What do you find the most challenging part of your job?

A digital archivist needs to be able to provide consultation and education on misconceptions and assumptions about digital files held by both donors and patrons. This can be challenging due to the variety of misconceptions and assumptions that may be brought to a digital archivist and donors’ or patrons’ expectations about the life cycle of digital files based on these beliefs. And because technologies and the ways we use them are constantly evolving, it can further exacerbate or create new misconceptions.

For instance, if something is published on the web or saved in a cloud drive, there are misconceptions that those methods of storage and publishing are preservation, and no other steps need to be taken. This may prevent donors from wanting to officially transfer their digital files to an archival repository under the assumption that the files are already accessible online. A digital archivist needs to tactfully educate the donors about the limitations of web publishing and storage to help them understand why formal digital preservation through an archival repository is a safer option without inundating them with jargon or too many details. Therefore, it is necessary to gauge donors’ or patrons’ perceptions and their actual comprehension of digital literacy in order to provide them with the appropriate recommendations and assistance.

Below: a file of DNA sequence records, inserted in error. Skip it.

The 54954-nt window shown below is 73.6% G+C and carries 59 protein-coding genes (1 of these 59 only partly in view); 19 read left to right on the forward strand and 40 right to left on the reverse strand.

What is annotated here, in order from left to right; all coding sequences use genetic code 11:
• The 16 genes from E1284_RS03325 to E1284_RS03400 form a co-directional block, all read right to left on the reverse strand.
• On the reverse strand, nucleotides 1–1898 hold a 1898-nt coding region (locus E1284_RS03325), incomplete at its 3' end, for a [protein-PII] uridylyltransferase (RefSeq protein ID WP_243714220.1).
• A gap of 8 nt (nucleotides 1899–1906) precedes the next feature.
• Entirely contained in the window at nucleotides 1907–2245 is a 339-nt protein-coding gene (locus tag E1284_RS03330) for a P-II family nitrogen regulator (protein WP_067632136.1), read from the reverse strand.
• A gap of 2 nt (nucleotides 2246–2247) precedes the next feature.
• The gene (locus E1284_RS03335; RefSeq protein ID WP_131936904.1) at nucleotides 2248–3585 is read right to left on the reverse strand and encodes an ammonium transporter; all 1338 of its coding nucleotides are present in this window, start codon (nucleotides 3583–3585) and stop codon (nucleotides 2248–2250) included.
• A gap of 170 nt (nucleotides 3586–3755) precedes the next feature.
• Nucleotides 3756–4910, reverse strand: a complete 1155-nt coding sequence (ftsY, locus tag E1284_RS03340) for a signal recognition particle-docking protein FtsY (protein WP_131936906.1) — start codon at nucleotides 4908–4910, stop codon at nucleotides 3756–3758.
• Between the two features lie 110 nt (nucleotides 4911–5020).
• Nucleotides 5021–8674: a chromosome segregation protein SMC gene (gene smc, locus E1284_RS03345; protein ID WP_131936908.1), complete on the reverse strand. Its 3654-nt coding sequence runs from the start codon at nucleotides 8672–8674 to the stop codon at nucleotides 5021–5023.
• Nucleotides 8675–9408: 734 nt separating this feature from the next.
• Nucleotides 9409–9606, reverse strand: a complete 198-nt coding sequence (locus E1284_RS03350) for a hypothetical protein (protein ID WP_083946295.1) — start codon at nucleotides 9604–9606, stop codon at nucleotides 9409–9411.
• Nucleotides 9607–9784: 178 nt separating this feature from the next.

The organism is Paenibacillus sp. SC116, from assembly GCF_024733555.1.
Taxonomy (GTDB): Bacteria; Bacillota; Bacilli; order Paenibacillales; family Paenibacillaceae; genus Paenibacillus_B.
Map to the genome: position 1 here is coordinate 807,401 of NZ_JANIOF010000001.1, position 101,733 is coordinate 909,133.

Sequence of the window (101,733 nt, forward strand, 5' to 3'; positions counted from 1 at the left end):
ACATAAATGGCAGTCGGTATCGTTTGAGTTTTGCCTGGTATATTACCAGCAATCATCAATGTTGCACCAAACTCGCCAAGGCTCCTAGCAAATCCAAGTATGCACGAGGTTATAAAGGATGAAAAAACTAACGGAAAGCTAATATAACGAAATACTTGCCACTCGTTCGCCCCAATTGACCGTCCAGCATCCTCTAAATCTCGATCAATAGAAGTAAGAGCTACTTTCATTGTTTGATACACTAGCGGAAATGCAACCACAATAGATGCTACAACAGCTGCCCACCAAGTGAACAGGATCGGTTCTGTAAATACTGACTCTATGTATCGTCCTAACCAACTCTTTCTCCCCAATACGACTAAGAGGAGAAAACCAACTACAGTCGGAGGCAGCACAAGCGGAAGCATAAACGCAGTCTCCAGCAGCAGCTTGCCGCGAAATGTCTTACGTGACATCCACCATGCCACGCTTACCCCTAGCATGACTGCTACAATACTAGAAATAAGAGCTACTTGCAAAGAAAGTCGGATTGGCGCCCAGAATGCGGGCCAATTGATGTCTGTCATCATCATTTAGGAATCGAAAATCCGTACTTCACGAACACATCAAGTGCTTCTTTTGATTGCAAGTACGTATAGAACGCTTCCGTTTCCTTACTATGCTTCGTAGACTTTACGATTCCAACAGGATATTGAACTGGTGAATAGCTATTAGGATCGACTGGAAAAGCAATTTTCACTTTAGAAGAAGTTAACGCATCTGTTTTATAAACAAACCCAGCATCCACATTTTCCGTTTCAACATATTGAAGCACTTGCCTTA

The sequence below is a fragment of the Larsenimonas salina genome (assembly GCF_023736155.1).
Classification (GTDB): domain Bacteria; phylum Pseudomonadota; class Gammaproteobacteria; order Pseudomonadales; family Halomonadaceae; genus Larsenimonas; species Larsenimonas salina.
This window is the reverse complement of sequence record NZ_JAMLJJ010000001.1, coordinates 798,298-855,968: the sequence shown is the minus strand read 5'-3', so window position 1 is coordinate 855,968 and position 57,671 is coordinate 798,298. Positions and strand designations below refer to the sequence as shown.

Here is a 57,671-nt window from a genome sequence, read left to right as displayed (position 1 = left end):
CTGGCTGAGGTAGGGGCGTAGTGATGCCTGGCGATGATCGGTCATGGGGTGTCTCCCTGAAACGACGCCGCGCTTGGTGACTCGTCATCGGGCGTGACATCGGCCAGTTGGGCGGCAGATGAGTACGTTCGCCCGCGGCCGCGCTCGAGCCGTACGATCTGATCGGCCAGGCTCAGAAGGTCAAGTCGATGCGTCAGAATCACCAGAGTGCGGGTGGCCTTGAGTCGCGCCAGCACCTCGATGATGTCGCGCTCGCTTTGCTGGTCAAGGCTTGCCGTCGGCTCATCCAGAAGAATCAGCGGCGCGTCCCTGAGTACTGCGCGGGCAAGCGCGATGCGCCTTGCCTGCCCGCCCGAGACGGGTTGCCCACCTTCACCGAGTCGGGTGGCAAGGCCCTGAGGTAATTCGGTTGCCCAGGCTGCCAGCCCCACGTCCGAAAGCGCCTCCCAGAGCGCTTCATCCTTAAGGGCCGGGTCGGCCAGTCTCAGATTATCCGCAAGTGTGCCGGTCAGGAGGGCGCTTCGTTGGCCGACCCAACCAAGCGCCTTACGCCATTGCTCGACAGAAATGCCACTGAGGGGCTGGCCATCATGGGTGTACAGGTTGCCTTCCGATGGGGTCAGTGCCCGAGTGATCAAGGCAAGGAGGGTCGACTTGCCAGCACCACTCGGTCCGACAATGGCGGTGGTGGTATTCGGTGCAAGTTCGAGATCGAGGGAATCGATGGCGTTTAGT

Are there different preservation standards for different digital media types such as PDFs, Word documents, MP3, or MOV files?